In Peters v. Gilead Securities Inc., the 7th Circuit sent out a warning to employers using employee handbooks, that their provisions may be held legally binding due to the contract liability theory of promissory estoppel. Specifically, the court ruled that although a company may not be subject to the Family Medical Leave Act they may still be liable if their Employee Handbook states employees are eligible for such a leave.
Gilead’s Employee Handbooks discussed a “Family and Medical Care Leave” policy that would be provided to all employees. This policy set forth that employees, who had worked for Gilead for at least 12 months and 1,250 hours in the last 12 months, were entitled to take up to a 12 week leave of absence to care for ill family members or themselves in which their position at the company would be secure. The provision in the handbook tracked the language that governed the eligibility of an employee to receive a similar leave under the Family Medical Leave Act (FMLA). However, the handbook in disclosing the eligibility for the leave did not include an exception referred to as the 50/75 provision that applied to FMLA leave. Under the FMLA 50/75 provision, employees who are employed at worksites where their employer employs less than 50 employees in a 75 mile radius are not eligible for FMLA leave. 29 U.S.C. § 2611 (B)(ii).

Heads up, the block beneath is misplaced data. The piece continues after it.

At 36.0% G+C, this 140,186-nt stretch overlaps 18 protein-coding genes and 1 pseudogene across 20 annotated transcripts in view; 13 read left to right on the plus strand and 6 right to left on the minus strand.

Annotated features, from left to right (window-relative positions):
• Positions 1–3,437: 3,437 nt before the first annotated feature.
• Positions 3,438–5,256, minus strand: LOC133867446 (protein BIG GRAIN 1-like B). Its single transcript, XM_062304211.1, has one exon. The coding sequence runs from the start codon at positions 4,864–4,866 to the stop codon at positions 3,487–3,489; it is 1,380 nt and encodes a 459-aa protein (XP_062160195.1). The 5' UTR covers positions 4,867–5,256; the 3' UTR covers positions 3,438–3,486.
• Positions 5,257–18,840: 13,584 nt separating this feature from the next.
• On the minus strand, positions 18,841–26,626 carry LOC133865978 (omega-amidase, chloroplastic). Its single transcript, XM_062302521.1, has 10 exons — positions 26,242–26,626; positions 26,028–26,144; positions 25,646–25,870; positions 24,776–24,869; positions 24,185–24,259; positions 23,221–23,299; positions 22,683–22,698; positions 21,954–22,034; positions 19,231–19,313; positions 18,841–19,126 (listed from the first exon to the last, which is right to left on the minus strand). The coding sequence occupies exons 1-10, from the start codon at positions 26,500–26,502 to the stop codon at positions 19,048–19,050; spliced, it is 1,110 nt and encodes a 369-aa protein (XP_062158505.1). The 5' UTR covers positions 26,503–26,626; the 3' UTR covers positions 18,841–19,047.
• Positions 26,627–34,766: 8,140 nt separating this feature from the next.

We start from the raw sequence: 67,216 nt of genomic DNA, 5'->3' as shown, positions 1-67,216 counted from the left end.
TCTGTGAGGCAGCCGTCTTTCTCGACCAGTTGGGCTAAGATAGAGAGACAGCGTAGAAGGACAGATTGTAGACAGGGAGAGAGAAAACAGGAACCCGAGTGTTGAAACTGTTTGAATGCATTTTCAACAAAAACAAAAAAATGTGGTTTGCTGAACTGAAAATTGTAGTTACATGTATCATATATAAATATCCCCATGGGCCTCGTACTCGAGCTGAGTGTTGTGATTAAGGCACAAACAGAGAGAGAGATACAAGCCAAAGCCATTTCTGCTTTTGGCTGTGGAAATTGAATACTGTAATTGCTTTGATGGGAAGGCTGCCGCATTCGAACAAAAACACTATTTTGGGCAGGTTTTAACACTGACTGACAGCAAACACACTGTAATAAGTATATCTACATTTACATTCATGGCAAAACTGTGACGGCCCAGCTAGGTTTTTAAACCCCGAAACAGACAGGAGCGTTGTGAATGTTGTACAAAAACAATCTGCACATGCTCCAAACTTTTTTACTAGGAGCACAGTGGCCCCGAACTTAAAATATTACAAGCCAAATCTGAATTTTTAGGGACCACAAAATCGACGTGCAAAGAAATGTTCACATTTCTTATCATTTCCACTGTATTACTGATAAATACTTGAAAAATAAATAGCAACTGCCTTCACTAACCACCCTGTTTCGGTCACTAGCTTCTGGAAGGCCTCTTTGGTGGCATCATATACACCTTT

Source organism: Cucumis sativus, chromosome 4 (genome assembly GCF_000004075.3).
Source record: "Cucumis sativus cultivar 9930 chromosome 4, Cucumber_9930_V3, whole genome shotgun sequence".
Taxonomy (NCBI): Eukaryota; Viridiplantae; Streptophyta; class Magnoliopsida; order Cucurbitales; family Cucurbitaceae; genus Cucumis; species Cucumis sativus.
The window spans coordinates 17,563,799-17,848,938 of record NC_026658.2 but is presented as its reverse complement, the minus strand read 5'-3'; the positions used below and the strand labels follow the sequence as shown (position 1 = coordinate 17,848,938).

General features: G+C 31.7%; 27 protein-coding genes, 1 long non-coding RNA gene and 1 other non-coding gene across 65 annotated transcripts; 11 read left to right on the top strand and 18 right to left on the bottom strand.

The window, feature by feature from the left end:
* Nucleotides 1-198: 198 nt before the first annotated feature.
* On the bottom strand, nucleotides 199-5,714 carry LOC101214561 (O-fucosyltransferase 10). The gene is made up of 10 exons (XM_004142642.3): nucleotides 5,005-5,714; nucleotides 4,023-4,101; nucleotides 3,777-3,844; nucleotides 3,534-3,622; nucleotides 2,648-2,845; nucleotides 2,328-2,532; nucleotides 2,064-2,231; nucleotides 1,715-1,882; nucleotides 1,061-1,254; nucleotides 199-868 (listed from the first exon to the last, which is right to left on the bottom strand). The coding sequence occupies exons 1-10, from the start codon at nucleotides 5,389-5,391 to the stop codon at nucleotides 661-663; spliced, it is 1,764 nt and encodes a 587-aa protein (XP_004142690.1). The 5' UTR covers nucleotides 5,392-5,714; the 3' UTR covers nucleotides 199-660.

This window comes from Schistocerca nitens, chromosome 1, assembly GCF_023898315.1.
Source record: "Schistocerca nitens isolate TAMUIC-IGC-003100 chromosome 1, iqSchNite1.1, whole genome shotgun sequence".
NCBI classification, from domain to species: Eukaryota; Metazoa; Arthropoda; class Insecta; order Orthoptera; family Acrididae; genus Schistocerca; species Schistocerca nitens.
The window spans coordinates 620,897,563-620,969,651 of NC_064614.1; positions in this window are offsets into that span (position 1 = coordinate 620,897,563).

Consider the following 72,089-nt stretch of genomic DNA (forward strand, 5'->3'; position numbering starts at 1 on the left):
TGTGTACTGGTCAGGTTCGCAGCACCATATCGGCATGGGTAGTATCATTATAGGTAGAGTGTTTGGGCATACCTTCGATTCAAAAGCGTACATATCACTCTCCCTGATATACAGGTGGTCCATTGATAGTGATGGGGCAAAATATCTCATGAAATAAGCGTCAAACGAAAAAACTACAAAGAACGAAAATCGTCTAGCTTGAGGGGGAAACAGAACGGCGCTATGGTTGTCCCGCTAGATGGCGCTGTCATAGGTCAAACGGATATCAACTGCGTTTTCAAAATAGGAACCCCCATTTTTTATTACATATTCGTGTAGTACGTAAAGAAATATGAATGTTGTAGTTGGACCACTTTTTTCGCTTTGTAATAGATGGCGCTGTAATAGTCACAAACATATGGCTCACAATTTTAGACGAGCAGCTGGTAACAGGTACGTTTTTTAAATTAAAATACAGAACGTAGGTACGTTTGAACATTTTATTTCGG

Peters involved an employee of Gilead who suffered a shoulder injury. On December 5, 2002, Peters took what he thought was FMLA leave in order to undergo corrective surgery. The day after he left for his leave he received a letter from his employer discussing both that the Family Medical Leave Act went into effect on August 5, 1993 and how an employee was eligible to take FMLA leave. This letter, like the employee handbook, mentioned nothing regarding a 50/75 exception. The letter informed Peter that if he returned to work before “[his] FMLA” leave was expired he would get back his position. The letter stated that he would have to return to work by February 28, 2003. Peter returned to work on December 16, 2002 but had to take another leave when his medical treatment changed. Again he received a letter from his employer calculating when he would have to return to work from his FMLA leave to keep his position- this time subtracting the time he already took off during his first leave. Peters was prepared to return to work before his 12 weeks expired but was informed that his position was given to another employee. Peters was offered another position but refused it and was ultimately terminated, this suit was brought in response to his termination.